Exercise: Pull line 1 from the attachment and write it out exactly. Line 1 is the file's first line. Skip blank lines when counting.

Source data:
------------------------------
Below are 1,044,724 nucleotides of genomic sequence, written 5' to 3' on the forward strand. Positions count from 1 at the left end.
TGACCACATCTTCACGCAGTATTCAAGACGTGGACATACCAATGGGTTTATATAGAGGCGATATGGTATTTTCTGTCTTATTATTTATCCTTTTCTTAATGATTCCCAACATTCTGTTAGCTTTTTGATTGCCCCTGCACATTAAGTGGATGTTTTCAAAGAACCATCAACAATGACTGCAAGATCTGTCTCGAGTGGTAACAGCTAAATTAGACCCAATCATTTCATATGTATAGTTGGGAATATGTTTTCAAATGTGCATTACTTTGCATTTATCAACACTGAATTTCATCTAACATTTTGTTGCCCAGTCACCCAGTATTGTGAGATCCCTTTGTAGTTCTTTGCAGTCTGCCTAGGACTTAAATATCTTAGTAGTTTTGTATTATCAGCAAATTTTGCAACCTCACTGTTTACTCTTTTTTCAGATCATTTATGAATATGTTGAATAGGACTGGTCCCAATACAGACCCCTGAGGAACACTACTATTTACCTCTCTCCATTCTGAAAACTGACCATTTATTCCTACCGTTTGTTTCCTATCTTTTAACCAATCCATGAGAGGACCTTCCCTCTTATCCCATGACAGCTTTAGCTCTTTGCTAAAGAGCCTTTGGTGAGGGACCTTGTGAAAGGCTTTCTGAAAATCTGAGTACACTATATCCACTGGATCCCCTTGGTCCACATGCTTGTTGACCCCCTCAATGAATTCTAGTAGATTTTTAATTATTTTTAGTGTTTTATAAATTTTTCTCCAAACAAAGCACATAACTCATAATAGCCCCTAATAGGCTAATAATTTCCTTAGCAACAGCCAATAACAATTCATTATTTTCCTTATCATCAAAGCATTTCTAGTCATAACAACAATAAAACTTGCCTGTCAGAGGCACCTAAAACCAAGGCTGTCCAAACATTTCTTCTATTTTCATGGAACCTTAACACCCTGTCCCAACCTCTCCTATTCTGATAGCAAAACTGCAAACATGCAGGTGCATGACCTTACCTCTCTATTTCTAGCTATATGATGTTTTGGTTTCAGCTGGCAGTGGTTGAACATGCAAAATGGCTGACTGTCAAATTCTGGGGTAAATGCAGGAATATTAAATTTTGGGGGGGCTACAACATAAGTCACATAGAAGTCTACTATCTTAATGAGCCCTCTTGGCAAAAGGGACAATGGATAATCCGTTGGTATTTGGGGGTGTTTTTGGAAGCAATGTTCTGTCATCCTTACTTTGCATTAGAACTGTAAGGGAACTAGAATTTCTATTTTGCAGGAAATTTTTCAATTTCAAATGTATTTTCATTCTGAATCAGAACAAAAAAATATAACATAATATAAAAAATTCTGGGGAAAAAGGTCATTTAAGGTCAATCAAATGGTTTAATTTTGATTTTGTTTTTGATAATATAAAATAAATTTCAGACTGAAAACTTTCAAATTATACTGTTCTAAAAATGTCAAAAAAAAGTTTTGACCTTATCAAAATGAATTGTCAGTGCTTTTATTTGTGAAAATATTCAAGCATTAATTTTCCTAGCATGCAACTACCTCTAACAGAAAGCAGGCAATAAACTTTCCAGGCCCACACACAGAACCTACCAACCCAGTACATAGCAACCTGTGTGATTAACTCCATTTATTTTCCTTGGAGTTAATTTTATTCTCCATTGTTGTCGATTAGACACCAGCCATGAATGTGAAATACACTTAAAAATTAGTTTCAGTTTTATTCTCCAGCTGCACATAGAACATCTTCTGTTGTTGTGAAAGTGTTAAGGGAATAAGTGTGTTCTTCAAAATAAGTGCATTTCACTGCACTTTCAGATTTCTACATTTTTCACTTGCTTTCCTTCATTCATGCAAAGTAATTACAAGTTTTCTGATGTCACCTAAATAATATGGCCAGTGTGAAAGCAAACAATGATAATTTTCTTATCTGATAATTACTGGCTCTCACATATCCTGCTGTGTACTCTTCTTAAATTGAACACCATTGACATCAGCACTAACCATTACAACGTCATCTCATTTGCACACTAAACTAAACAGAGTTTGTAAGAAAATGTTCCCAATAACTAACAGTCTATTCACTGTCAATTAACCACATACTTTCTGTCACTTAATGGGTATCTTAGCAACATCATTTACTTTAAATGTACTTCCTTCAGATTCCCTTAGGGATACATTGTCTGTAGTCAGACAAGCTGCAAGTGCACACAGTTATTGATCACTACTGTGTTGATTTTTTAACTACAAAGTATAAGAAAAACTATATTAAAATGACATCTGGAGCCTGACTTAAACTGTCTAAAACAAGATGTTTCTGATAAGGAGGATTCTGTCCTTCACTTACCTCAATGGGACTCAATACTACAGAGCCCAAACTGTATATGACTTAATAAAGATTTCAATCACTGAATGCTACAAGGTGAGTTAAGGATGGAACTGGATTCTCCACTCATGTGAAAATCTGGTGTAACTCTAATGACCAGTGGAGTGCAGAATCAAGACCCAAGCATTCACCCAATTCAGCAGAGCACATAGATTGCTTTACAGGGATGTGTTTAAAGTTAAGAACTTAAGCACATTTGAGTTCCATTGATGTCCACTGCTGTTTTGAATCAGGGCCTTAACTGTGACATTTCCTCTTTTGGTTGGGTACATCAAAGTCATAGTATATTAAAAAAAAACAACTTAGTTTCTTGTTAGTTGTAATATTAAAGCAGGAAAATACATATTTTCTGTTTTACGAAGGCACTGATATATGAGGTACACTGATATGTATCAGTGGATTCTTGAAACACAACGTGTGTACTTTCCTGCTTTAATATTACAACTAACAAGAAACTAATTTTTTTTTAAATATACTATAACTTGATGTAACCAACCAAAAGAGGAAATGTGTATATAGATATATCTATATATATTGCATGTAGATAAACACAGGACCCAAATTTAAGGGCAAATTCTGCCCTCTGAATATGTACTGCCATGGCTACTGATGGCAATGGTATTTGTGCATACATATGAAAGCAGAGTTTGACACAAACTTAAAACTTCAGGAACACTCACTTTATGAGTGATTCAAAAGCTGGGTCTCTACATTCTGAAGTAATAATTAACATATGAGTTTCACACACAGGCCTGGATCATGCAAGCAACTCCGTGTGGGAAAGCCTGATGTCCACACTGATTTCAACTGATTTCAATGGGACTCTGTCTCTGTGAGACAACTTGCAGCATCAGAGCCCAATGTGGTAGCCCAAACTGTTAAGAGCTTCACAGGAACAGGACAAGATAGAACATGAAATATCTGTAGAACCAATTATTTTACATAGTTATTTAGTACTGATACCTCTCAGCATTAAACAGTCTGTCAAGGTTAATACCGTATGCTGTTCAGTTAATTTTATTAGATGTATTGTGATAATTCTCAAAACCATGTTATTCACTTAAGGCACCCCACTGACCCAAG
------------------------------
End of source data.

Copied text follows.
Below are 1,044,724 nucleotides of genomic sequence, written 5' to 3' on the forward strand. Positions count from 1 at the left end.